There’s no question the Temporary Foreign Worker Program (TFWP) has problems. A small number of employers have abused it, prompting Ottawa’s changes. Perhaps more tweaks are needed but getting rid of the program isn’t an option – at least not for Alberta. It’s not that simple.
The problem is that wages have already risen, exorbitantly. Alberta’s average weekly earnings are 23 per cent above the national average and keep ratcheting higher both for skilled and unskilled workers (although the gap is larger for skilled workers). There are limits to how high wages can rise before it puts unmanageable strain on employers.
Independent business owners are the least able to raise their prices in order to increase wages. Franchise operators who are part of a national chain (e.g. fast-food outlets) are handcuffed by pricing decisions made by the corporate office. And if you’re not part of a national chain, you’re handcuffed by your competition that is part of a national chain.
But economics offers another theory as to how job markets adjust, and that’s through labour supply. Workers will migrate to the jobs and wages will equalize across the country. If only economic theory was so easily observed in the real world.
Canadians are able to move and work anywhere in the country, but there are practical limits to this. It’s often expensive and inconvenient, and it’s difficult to leave friends and community. So because of the limited number of Canadian applicants for jobs in Alberta, companies have partly filled the hole with foreign workers. It’s unfair and inaccurate to claim this has driven down wages to below the poverty line.
Rather than axing the TFWP, Ottawa could be making it easier to find willing Canadians. If we want Alberta employers to use fewer foreign workers, let’s increase the supply of available Canadian applicants. Maybe some policy grease could lubricate the gears of labour mobility.
One policy idea is to reduce the number of available weeks of employment insurance in high-unemployment regions. This would be contentious, especially given the tighter requirements Ottawa has already placed on the EI program. But the longer period of entitlement is really just paying people to stay put. It discourages labour mobility.
Another idea is to enrich the income tax incentives for relocating. Offer more generous deductions for moving expenses, or maybe a tax-free year for low-income workers who relocate across the country. Or offer cash incentives in the form of refundable tax credits (like the GST rebate) for those who move to take work.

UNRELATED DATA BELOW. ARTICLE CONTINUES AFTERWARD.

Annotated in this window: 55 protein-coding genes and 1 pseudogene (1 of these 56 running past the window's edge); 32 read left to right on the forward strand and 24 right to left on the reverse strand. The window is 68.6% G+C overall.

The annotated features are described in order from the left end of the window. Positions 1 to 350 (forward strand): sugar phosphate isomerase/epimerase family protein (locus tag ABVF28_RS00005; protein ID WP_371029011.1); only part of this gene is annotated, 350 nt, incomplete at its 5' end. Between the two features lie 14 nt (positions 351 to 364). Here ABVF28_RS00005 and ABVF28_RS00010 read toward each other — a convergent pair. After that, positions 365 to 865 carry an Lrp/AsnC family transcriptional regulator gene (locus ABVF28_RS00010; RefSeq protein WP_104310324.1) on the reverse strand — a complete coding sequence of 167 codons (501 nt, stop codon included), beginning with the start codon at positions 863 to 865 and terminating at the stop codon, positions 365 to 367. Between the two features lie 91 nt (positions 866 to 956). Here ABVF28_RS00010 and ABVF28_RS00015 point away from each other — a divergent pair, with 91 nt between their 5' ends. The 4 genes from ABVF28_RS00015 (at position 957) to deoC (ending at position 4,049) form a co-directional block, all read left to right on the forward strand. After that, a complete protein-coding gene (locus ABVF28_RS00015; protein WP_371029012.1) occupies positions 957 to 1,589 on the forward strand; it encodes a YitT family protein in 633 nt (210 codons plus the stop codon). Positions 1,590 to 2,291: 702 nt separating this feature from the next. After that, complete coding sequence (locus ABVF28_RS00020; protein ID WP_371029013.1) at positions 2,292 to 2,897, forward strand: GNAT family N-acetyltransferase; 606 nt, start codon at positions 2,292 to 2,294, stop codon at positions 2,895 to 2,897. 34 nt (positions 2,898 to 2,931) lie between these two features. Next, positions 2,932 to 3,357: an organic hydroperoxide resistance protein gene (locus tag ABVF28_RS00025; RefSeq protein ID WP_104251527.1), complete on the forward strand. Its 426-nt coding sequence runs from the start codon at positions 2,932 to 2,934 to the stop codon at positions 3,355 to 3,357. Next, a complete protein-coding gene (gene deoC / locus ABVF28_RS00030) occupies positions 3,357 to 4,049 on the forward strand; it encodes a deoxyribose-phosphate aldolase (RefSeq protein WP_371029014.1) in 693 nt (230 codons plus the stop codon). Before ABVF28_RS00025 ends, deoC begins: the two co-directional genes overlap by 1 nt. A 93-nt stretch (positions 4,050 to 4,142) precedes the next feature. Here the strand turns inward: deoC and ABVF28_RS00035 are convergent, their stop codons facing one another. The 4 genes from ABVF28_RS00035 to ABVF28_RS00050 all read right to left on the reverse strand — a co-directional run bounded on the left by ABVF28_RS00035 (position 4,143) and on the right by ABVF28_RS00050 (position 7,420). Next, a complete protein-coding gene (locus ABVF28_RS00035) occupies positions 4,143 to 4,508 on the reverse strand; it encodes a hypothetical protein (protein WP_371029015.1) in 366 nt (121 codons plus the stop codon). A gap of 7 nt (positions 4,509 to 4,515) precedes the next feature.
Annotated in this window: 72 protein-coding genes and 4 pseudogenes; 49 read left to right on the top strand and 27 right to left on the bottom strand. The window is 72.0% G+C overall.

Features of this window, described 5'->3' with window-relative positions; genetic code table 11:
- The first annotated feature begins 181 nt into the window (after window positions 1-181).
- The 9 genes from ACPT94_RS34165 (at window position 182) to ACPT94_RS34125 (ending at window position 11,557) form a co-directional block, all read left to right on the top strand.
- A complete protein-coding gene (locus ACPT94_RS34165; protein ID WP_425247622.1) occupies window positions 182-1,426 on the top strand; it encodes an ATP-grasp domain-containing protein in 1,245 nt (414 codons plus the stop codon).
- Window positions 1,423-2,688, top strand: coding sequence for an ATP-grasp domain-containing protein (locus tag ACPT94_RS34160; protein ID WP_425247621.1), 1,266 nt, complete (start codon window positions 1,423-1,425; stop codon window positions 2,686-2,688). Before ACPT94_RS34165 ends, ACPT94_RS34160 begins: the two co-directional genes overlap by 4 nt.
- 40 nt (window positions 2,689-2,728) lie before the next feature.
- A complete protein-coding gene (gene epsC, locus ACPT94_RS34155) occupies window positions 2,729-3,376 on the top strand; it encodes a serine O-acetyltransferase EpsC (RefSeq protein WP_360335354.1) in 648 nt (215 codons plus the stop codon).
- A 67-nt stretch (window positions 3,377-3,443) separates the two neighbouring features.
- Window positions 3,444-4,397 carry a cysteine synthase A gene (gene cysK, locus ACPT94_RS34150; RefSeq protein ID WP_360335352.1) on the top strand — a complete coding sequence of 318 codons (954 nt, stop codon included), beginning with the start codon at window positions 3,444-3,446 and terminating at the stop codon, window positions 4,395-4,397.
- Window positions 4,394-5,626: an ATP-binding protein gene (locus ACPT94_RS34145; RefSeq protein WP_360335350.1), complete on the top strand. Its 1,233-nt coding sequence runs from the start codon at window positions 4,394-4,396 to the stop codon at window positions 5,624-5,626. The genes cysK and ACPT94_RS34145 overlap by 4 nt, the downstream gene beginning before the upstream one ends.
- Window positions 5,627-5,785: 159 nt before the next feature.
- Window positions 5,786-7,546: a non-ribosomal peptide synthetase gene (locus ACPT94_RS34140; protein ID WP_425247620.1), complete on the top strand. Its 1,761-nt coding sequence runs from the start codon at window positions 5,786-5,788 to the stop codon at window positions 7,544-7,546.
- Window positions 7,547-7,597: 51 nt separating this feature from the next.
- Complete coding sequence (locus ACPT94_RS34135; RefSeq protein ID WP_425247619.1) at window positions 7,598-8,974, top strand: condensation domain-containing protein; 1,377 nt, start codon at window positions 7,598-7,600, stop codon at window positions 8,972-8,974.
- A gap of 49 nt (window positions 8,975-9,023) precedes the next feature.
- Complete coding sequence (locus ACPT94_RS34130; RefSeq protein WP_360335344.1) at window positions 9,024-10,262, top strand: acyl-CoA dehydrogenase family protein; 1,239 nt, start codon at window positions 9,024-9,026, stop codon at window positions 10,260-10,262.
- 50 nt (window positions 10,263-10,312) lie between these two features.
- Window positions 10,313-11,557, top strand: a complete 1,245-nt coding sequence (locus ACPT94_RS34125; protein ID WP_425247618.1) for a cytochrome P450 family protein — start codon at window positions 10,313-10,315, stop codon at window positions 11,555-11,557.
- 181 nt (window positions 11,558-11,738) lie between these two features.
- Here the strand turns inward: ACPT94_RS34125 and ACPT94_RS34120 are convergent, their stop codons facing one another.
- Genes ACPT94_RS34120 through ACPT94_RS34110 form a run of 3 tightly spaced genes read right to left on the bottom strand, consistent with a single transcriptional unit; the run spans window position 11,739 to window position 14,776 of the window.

Some argue that it’s unreasonable to expect people to uproot themselves for a dish-washing job in Calgary. But why? Except for aboriginal peoples, we’re a nation of people who migrated for work opportunities. Isn’t a job washing dishes for $15 an hour better than no job or prospects at all? (Plus there are many other job openings in Alberta far more engaging and lucrative than washing dishes.)
Another objection is that Alberta is expensive and you can’t live on $15 an hour. That’s only partly true – Calgary and Edmonton are expensive cities (Fort McMurray is its own special case). But Calgary and Edmonton are still less expensive than Toronto or Vancouver. Plus the cost of living in many smaller communities is quite affordable. The average rent for a one-bedroom apartment in Camrose, Alta., is $736, while in Windsor, Ont., it’s $745. The unemployment rate in Camrose is 3 per cent; Windsor’s is 9 per cent.
The long-term solution, of course, is to figure out how to bring more good-paying, full-time jobs to all regions of the country. That’s a more complicated question and one certainly worth asking. But in the short term, we can address our labour market imbalances by increasing worker mobility. Why live in a great country like Canada if you don’t take advantage of it?
This column originally appeared in The Globe and Mail on October 10, 2014.